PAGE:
In 1494, just after Columbus' first voyage to the New World, historical accounts in Europe describe a debilitating epidemic of a previously unrecorded disease that we know now as syphilis. That timing has sparked a debate that remains unanswered in modern science: Was syphilis, a sexually transmitted disease currently on the rise in the U.S., brought back to Europe from the Americas with early explorers, or was it already present in populations east of the Atlantic?
Previous methods of finding the disease's origins have relied on historical accounts describing the disease, or by identifying lesions on skeletal remains. The problem, however, is that many described symptoms as well as visible lesions characteristic of syphilis can also be caused by yaws, a disease caused by a different subspecies of the same bacteria, Treponema pallidum. Unlike sexually-transmitted syphilis, yaws is a disease spread simply through skin-to-skin contact, and often causes lesions and ulcers.
Now, scientists have developed a way to genetically discern the difference between the subspecies of syphilis and yaws in human remains, and they say this advance can help reveal the disease's mysterious origins.
A Closer Look
Researchers first began by looking for skeletal human remains that had signs of bone lesions, indicating they once harbored the bacteria that causes syphilis. Five sets of human remains with visible bone deformations were selected from a cemetery at the Convent of Santa Isabel, a historic site in Mexico City run by nuns of the Franciscan order from 1681 to 1861. Of those five, three sets of infant remains had DNA that tested positive for Treponema pallidum.
“Our strategy was to look at neonatal infants already infected with syphilis and therefore more likely to have a higher pathogen load,” says Verena Schuenemann, the first author on a paper detailing the find in the journal PLOS Neglected Tropical Diseases. Infants contract syphilis from their mothers during gestation and, because their immune systems are still weak, harbor higher concentrations of the bacteria.
Geneticists then isolated the historic syphilis genomes for the first time and were able to identify subspecies of the syphilis-causing bacteria in two of the individuals, and a subspecies of the yaws-causing bacteria in the other individual.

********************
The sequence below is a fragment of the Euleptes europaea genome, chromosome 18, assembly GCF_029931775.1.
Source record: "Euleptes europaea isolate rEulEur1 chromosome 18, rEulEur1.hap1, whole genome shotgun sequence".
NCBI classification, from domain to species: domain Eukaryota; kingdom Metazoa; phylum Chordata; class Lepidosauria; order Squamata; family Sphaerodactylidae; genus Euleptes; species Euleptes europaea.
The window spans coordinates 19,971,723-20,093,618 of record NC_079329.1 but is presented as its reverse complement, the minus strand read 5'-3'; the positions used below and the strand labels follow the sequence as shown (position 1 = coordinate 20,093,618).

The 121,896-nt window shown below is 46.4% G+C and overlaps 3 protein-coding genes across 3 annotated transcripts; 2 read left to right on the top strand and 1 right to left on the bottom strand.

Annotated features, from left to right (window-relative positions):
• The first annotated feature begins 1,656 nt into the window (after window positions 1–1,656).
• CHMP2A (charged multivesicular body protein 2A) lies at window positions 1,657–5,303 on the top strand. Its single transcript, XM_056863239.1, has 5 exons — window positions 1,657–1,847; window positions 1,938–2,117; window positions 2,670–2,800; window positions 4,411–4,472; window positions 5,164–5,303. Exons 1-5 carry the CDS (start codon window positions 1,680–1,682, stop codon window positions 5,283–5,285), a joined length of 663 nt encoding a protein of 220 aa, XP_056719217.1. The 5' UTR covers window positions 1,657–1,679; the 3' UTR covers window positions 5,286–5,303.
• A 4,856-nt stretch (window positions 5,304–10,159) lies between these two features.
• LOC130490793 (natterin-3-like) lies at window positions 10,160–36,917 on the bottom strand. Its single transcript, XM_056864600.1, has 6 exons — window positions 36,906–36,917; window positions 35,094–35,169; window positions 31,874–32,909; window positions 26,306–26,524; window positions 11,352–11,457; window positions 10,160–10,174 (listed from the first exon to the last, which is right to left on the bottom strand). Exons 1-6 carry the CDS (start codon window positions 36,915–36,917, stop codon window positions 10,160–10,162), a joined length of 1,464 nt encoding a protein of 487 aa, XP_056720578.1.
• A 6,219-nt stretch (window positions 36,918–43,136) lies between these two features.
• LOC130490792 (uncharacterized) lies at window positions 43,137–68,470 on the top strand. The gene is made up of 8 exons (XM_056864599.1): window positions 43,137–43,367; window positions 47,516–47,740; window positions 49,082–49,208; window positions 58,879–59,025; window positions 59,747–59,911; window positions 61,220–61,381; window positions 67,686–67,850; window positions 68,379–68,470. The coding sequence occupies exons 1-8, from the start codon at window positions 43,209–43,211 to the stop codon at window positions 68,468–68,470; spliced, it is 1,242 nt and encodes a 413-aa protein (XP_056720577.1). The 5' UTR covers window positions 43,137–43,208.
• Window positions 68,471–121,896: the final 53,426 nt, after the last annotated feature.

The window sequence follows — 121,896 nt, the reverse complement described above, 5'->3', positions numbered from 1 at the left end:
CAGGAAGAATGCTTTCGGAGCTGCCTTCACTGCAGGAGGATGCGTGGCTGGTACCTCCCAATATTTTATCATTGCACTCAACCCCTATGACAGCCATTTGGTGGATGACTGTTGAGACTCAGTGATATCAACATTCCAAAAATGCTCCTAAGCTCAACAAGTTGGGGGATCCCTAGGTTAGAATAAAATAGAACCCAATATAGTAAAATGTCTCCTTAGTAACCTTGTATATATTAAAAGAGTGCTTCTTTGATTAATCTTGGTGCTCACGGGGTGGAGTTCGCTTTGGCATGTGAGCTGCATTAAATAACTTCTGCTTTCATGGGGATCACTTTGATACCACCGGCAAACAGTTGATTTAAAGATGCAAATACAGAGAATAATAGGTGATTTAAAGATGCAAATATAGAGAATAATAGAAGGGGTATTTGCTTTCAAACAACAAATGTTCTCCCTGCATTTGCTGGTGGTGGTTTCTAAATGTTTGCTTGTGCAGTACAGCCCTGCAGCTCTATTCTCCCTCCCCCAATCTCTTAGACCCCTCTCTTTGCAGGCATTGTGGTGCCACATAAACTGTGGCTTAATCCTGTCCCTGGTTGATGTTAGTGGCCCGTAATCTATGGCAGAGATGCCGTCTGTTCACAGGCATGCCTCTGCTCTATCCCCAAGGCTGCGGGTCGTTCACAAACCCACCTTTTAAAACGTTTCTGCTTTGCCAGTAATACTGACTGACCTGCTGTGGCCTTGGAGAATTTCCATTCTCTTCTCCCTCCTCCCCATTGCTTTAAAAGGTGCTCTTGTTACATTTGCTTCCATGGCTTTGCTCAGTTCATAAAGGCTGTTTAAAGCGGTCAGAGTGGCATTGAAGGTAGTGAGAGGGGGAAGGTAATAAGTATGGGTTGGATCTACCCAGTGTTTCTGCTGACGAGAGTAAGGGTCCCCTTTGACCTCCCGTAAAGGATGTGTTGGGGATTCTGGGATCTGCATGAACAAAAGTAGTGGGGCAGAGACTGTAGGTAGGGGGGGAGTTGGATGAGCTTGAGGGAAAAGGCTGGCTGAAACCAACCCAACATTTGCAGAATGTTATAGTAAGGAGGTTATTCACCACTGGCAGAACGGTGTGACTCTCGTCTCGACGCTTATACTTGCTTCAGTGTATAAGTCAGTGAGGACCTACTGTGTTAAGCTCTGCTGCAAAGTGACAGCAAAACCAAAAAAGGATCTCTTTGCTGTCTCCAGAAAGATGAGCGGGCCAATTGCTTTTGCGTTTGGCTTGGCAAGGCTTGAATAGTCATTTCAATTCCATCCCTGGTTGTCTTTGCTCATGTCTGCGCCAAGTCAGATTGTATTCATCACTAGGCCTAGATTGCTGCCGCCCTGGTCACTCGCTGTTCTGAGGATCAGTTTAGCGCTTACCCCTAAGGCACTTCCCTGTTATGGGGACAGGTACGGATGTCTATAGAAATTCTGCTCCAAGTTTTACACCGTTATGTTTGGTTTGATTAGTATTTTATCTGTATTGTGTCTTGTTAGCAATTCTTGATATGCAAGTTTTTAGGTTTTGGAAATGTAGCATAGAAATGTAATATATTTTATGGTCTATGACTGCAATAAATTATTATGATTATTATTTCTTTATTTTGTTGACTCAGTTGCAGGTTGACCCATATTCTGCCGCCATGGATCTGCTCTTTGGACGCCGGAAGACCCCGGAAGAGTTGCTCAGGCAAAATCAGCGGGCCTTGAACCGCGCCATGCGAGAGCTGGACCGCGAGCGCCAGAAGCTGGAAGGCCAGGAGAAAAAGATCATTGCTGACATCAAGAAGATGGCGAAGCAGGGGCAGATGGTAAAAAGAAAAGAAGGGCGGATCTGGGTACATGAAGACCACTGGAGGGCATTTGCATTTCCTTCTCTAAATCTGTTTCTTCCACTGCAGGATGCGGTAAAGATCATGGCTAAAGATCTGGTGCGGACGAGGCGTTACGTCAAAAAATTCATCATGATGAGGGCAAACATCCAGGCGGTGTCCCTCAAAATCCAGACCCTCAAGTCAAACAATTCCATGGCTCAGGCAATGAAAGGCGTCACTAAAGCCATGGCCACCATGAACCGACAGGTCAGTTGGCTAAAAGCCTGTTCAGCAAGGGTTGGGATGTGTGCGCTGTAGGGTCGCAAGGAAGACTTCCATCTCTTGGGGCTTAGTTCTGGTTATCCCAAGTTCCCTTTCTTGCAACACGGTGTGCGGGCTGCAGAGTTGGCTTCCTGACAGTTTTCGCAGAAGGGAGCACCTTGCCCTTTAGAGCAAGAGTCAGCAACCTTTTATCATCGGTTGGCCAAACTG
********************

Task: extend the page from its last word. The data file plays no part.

“Now, with the methods used here , it's possible to go farther back in time and look at Pre-Columbian syphilis and see where it originated,” says Schuenemann.
It Takes Patients
While the genome sequencing technique on historic remains presents an exciting new tool to study the disease, Mississippi State University anthropologist Molly Zuckerman says finding sets of human remains to test will be the biggest hurdle.
That's because a number of diseases leave bone lesions—the visible marker researchers often look for to identify a skeleton with syphilis—and only the worst cases of syphilis will leave visible bone deformities.
To track down earlier diagnosable cases of syphilis, “the next step is to look at different samples,” says Schuenemann. “We have no idea if the strains found in colonial Mexico are the same found in Europe.”
One 2016 study published in the International Journal of Paleopathology looked at a 2,200-year-old adult male skeleton from northern Chile. The remains showed signs of a thoracic aortic aneurysm, which is sometimes seen in people with severe syphilis, and led the study's authors to suggest it was an early example of the disease. Without the technology now available to researchers, however, it was unclear if the man was actually suffering from yaws.
“You cannot distinguish [the disease] skeletally, but that we can do it genetically is exciting,” says Zuckerman, whose work focuses on the evolution of infectious diseases. Her own research has led her to suspect that the treponema bacteria originated in the New World, manifesting as yaws and spread through skin-to-skin contact exposed by a warm climate. When the pathogen then spread to Europe, more temperate weather meant skin-to-skin contact occurred more frequently through sexual contact, forcing the bacteria to evolve.
“In terms of skeletal evidence,” Zuckerman notes. “We did not find any cases from the Old World that predated Columbus.”
Diagnosing Syphilis, Earlier
Understanding the bacteria's evolution may also help medical researchers better understand how to diagnose the disease in its early stages.
“Getting insights into how virulence has changed in the past can inform better diagnosis [today],” notes Zuckerman. Current tests are more effective at diagnosing the disease in its later stages, but a better understanding of the bacteria's evolution could help medical experts diagnose syphilis in its early stages.
It's a treatment badly needed as syphilis continues to make a comeback. From 2014 to 2015, cases reported to the Centers for Disease Control rose by just over 17 percent, and it continues to surge around the world.